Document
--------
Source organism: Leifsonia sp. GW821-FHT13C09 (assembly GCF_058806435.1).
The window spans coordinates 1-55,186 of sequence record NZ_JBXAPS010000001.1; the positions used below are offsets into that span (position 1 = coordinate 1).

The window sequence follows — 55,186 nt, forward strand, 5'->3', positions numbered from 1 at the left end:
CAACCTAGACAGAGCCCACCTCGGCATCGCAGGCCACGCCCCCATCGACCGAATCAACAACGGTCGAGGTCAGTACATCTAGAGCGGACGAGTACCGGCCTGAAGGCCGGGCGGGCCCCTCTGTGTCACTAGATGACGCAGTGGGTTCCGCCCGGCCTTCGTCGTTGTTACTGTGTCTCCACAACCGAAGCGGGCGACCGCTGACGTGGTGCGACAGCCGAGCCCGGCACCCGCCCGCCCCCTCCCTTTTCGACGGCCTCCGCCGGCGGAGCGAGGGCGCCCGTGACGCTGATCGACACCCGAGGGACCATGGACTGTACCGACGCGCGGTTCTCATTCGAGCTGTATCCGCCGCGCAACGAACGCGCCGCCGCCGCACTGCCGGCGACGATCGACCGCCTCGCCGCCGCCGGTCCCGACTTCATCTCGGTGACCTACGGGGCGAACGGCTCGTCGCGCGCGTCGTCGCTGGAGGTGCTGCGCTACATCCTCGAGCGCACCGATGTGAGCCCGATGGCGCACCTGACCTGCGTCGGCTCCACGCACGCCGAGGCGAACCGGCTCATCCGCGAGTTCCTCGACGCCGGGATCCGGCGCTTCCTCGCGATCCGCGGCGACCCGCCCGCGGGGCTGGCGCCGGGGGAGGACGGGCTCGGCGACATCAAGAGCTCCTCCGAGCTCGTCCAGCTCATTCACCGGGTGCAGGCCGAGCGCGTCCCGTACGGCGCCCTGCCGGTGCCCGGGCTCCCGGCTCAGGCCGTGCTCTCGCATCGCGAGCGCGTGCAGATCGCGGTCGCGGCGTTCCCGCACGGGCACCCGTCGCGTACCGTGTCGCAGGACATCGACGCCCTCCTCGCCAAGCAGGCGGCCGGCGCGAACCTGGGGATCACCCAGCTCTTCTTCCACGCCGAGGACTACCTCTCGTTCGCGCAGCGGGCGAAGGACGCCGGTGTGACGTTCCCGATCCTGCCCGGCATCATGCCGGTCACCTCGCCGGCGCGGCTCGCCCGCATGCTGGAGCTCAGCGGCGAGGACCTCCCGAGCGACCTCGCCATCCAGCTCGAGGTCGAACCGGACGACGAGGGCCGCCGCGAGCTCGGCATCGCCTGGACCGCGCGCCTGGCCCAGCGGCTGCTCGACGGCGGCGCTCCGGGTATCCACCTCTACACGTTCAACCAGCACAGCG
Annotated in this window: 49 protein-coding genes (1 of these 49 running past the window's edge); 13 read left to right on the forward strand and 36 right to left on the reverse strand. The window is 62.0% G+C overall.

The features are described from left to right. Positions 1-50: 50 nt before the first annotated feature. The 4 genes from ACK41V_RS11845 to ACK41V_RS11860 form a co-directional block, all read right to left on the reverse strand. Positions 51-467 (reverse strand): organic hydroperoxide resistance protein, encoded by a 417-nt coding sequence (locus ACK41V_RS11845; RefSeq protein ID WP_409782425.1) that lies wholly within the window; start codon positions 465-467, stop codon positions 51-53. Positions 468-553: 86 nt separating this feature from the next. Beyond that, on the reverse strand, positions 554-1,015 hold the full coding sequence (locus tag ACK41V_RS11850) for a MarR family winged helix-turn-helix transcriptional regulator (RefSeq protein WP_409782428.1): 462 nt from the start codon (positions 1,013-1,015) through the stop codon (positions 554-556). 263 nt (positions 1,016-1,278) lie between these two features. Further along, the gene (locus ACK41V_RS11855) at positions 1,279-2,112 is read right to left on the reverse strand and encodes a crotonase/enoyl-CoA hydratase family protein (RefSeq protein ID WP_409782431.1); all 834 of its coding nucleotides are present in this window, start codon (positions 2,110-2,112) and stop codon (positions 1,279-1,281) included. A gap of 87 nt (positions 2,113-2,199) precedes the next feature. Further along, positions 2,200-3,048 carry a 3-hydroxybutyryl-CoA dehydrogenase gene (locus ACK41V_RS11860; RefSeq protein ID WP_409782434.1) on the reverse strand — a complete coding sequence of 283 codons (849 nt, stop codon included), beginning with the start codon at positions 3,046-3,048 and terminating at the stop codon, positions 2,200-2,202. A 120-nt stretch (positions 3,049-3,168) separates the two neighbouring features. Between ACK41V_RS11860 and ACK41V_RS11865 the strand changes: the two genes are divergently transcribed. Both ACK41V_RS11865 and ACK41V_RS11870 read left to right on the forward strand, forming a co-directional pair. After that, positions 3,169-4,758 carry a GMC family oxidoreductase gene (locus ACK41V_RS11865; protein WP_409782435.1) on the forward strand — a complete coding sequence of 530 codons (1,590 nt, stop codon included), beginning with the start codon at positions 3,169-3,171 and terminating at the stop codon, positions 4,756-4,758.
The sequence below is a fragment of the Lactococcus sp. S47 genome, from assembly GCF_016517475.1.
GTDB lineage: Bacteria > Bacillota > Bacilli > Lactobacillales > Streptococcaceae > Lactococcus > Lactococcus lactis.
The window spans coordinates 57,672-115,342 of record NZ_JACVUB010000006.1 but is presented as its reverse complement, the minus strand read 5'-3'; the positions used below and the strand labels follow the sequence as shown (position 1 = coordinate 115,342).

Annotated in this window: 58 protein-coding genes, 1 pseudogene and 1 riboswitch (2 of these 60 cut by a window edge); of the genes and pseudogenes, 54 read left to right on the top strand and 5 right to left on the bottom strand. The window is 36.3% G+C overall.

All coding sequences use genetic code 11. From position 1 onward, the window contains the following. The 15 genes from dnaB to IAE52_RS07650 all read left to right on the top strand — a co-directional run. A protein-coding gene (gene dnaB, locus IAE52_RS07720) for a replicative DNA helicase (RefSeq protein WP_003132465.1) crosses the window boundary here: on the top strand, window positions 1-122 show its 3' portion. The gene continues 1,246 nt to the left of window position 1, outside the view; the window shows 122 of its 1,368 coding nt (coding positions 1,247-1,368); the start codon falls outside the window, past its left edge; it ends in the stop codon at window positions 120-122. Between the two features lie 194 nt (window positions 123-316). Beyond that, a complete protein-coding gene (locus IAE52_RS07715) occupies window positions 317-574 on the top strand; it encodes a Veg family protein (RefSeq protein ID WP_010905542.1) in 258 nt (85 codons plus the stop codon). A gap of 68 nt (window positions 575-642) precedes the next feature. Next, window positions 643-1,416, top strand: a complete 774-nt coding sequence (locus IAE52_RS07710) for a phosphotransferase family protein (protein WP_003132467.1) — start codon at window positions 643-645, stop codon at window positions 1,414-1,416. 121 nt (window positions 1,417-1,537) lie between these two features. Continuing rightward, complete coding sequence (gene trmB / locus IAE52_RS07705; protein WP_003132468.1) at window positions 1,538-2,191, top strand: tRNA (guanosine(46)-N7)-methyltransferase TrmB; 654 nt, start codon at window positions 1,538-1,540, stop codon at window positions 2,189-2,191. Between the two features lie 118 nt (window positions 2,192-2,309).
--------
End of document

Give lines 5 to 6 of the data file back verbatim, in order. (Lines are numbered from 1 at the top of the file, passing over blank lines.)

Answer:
Annotated in this window: 49 protein-coding genes (1 of these 49 running past the window's edge); 13 read left to right on the forward strand and 36 right to left on the reverse strand. The window is 62.0% G+C overall.

The features are described from left to right. Positions 1-50: 50 nt before the first annotated feature. The 4 genes from ACK41V_RS11845 to ACK41V_RS11860 form a co-directional block, all read right to left on the reverse strand. Positions 51-467 (reverse strand): organic hydroperoxide resistance protein, encoded by a 417-nt coding sequence (locus ACK41V_RS11845; RefSeq protein ID WP_409782425.1) that lies wholly within the window; start codon positions 465-467, stop codon positions 51-53. Positions 468-553: 86 nt separating this feature from the next. Beyond that, on the reverse strand, positions 554-1,015 hold the full coding sequence (locus tag ACK41V_RS11850) for a MarR family winged helix-turn-helix transcriptional regulator (RefSeq protein WP_409782428.1): 462 nt from the start codon (positions 1,013-1,015) through the stop codon (positions 554-556). 263 nt (positions 1,016-1,278) lie between these two features. Further along, the gene (locus ACK41V_RS11855) at positions 1,279-2,112 is read right to left on the reverse strand and encodes a crotonase/enoyl-CoA hydratase family protein (RefSeq protein ID WP_409782431.1); all 834 of its coding nucleotides are present in this window, start codon (positions 2,110-2,112) and stop codon (positions 1,279-1,281) included. A gap of 87 nt (positions 2,113-2,199) precedes the next feature. Further along, positions 2,200-3,048 carry a 3-hydroxybutyryl-CoA dehydrogenase gene (locus ACK41V_RS11860; RefSeq protein ID WP_409782434.1) on the reverse strand — a complete coding sequence of 283 codons (849 nt, stop codon included), beginning with the start codon at positions 3,046-3,048 and terminating at the stop codon, positions 2,200-2,202. A 120-nt stretch (positions 3,049-3,168) separates the two neighbouring features. Between ACK41V_RS11860 and ACK41V_RS11865 the strand changes: the two genes are divergently transcribed. Both ACK41V_RS11865 and ACK41V_RS11870 read left to right on the forward strand, forming a co-directional pair. After that, positions 3,169-4,758 carry a GMC family oxidoreductase gene (locus ACK41V_RS11865; protein WP_409782435.1) on the forward strand — a complete coding sequence of 530 codons (1,590 nt, stop codon included), beginning with the start codon at positions 3,169-3,171 and terminating at the stop codon, positions 4,756-4,758.